One technique is to take an existing one dimensional grammar that parses 1D strings, and modify it so that it incorporates checks of the geometric relationships between symbols. This technique is only applicable to online input as time is used to order the symbols before parsing. This is the approach used by Littin .

Littin uses a SLR(1) parsing technique, with additional tests for checking the geometric relationship between tokens. He does this by first building a SLR(1) parser then extending it where necessary to include these geometric tests.

To enable the use of this modified SLR(1) parser, the input has to be
ordered correctly: the user has to enter the symbols for a formulae in
a predefined order. For example,

has to be entered in the order

Permitting the user to enter symbols in an arbitrary order would mean
that this type of grammar could not be used. He justifies this
restriction through the fact that people tend to enter formulae in a
fairly standard order, which he informally verified by observing
several people writing a number of formulae. Although this assumption
is reasonable, if users want to be able to go back later and edit
their formulae, they are unable to. Littin has created a formula *entry* system, rather than a formula *editing* system.

The modification to the SLR(1) grammar adds geometric tests which check that the symbols are in the correct locations. Tolerance for the sloppiness of handwritten input is implemented by putting a threshold on the distance symbols can appear from their expected locations.

One major advantage of SLR(1) parsing is its time and space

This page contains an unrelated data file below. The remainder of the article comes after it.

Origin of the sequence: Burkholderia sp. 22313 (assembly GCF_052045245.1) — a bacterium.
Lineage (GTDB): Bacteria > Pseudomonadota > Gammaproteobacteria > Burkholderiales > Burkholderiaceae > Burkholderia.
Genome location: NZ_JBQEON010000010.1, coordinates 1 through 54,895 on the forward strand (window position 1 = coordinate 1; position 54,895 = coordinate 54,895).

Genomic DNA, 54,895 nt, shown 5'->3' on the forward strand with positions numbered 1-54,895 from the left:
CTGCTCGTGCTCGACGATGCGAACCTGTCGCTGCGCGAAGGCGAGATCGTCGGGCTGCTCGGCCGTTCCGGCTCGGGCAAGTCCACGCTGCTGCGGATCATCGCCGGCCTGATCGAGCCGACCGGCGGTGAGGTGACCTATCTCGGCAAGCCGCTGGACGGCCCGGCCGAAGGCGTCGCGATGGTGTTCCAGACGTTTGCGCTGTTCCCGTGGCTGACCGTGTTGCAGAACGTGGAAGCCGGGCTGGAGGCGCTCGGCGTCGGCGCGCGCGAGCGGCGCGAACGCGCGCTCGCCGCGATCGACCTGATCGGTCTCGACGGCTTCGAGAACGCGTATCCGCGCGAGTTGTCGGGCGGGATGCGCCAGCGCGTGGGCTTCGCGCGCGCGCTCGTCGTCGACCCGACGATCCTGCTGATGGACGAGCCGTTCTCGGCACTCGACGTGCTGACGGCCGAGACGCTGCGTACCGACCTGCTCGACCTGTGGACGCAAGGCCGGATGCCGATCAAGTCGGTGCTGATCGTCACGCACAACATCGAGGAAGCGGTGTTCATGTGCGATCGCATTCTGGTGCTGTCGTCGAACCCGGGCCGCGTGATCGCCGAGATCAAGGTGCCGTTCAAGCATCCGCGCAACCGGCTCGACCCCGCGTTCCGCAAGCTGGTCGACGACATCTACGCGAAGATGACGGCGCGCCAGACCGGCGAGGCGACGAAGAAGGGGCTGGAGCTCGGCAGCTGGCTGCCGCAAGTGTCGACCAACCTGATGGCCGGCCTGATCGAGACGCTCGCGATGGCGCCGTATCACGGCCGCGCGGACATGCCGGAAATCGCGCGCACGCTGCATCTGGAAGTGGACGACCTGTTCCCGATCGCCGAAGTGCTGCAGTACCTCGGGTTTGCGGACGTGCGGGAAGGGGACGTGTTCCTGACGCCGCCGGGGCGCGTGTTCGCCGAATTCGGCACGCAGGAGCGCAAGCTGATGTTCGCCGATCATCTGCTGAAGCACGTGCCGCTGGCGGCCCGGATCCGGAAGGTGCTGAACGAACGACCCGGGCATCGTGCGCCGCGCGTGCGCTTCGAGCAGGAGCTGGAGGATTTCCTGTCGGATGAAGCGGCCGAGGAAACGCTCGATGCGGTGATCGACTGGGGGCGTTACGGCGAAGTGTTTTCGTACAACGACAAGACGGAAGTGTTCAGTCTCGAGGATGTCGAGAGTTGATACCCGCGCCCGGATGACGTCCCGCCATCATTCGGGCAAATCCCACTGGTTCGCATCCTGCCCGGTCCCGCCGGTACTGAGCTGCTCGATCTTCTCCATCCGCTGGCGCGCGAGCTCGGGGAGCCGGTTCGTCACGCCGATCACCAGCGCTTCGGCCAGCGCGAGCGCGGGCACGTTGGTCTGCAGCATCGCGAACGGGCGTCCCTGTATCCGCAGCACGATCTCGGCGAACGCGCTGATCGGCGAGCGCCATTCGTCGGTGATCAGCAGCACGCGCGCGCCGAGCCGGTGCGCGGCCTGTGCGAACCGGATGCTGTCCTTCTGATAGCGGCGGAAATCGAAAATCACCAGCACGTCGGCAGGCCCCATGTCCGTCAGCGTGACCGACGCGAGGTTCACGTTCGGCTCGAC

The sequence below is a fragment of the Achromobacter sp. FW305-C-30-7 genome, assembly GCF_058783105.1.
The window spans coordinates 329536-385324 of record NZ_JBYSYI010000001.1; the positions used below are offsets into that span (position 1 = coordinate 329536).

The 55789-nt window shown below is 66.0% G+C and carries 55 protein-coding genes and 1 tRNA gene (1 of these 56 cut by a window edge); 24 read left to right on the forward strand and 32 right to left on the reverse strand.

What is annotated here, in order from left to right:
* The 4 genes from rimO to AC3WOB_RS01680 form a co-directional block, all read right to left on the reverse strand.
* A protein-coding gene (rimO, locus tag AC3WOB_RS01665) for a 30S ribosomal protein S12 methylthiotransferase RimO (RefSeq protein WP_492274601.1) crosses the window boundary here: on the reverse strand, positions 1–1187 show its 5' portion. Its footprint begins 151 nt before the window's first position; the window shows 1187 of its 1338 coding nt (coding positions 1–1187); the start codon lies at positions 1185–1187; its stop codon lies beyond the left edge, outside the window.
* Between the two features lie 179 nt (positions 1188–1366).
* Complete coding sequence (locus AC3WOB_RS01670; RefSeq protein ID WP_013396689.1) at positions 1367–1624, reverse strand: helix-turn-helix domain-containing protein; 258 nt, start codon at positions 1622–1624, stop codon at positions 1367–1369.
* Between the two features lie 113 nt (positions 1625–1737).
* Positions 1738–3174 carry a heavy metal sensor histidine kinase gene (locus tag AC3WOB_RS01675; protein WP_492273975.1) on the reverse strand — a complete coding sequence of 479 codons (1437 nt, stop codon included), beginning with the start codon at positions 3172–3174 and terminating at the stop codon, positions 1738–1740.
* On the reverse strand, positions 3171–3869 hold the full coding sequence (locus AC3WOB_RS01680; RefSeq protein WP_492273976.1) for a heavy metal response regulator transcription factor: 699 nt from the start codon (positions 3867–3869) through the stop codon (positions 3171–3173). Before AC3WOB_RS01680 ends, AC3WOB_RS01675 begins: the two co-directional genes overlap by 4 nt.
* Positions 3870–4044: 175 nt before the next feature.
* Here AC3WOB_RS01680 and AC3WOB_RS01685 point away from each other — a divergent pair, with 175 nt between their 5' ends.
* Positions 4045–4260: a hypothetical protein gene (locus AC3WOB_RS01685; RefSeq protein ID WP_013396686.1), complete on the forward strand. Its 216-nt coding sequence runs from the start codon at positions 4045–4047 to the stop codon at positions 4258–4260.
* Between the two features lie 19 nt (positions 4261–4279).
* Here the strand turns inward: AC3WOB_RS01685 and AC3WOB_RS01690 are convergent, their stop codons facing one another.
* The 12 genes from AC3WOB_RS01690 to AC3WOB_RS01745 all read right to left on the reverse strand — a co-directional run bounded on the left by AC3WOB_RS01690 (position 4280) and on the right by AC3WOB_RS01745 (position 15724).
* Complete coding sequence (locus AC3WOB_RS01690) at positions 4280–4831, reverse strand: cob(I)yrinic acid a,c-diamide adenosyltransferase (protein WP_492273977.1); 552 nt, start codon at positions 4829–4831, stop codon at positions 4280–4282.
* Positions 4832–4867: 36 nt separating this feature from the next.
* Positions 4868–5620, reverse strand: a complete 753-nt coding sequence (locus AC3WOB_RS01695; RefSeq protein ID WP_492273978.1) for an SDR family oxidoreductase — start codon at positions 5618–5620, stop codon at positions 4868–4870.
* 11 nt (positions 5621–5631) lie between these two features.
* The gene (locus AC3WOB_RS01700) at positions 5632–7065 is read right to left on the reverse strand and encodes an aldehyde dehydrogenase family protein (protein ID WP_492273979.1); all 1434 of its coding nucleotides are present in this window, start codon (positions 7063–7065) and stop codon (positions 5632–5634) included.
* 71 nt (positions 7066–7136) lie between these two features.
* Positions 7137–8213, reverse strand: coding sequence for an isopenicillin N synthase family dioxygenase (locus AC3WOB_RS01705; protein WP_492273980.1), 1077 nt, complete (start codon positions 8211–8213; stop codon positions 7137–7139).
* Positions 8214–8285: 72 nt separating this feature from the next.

efficiency. Littin shows the computational complexity of his system
to be *O*(*g*), where *g* is the number of symbols in the input formula.

.

Littin uses a SLR(1) parsing technique, with additional tests for checking the geometric relationship between tokens. He does this by first building a SLR(1) parser then extending it where necessary to include these geometric tests.

To enable the use of this modified SLR(1) parser, the input has to be
ordered correctly: the user has to enter the symbols for a formulae in
a predefined order. For example,

has to be entered in the order

Permitting the user to enter symbols in an arbitrary order would mean
that this type of grammar could not be used. He justifies this
restriction through the fact that people tend to enter formulae in a
fairly standard order, which he informally verified by observing
several people writing a number of formulae. Although this assumption
is reasonable, if users want to be able to go back later and edit
their formulae, they are unable to. Littin has created a formula *entry* system, rather than a formula *editing* system.

The modification to the SLR(1) grammar adds geometric tests which check that the symbols are in the correct locations. Tolerance for the sloppiness of handwritten input is implemented by putting a threshold on the distance symbols can appear from their expected locations.

One major advantage of SLR(1) parsing is its time and space
efficiency. Littin shows the computational complexity of his system
to be *O*(*g*), where *g* is the number of symbols in the input formula.